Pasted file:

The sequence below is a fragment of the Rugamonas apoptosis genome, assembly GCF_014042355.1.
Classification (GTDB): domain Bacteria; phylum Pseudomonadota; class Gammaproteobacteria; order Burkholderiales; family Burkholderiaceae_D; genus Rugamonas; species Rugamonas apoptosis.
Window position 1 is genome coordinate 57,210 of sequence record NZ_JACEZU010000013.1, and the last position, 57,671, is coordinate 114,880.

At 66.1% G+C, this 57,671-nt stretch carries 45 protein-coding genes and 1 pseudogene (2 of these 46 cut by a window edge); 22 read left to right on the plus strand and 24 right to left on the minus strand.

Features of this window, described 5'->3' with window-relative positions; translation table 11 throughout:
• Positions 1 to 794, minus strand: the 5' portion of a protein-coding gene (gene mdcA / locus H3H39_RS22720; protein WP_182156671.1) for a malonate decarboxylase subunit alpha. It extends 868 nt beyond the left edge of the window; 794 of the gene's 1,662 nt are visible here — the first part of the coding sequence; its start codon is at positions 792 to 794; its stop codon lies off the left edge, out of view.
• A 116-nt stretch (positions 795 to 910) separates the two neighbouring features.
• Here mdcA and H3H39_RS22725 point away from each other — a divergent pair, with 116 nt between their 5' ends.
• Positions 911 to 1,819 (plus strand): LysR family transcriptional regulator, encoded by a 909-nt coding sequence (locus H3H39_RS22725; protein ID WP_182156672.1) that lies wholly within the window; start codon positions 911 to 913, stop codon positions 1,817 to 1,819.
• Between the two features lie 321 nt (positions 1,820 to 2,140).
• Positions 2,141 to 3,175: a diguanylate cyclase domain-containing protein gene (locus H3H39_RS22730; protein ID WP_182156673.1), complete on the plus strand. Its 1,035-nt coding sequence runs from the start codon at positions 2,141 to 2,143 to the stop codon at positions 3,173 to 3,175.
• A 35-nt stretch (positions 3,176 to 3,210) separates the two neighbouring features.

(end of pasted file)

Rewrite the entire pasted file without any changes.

The sequence below is a fragment of the Rugamonas apoptosis genome, assembly GCF_014042355.1.
Classification (GTDB): domain Bacteria; phylum Pseudomonadota; class Gammaproteobacteria; order Burkholderiales; family Burkholderiaceae_D; genus Rugamonas; species Rugamonas apoptosis.
Window position 1 is genome coordinate 57,210 of sequence record NZ_JACEZU010000013.1, and the last position, 57,671, is coordinate 114,880.

At 66.1% G+C, this 57,671-nt stretch carries 45 protein-coding genes and 1 pseudogene (2 of these 46 cut by a window edge); 22 read left to right on the plus strand and 24 right to left on the minus strand.

Features of this window, described 5'->3' with window-relative positions; translation table 11 throughout:
• Positions 1 to 794, minus strand: the 5' portion of a protein-coding gene (gene mdcA / locus H3H39_RS22720; protein WP_182156671.1) for a malonate decarboxylase subunit alpha. It extends 868 nt beyond the left edge of the window; 794 of the gene's 1,662 nt are visible here — the first part of the coding sequence; its start codon is at positions 792 to 794; its stop codon lies off the left edge, out of view.
• A 116-nt stretch (positions 795 to 910) separates the two neighbouring features.
• Here mdcA and H3H39_RS22725 point away from each other — a divergent pair, with 116 nt between their 5' ends.
• Positions 911 to 1,819 (plus strand): LysR family transcriptional regulator, encoded by a 909-nt coding sequence (locus H3H39_RS22725; protein ID WP_182156672.1) that lies wholly within the window; start codon positions 911 to 913, stop codon positions 1,817 to 1,819.
• Between the two features lie 321 nt (positions 1,820 to 2,140).
• Positions 2,141 to 3,175: a diguanylate cyclase domain-containing protein gene (locus H3H39_RS22730; protein ID WP_182156673.1), complete on the plus strand. Its 1,035-nt coding sequence runs from the start codon at positions 2,141 to 2,143 to the stop codon at positions 3,173 to 3,175.
• A 35-nt stretch (positions 3,176 to 3,210) separates the two neighbouring features.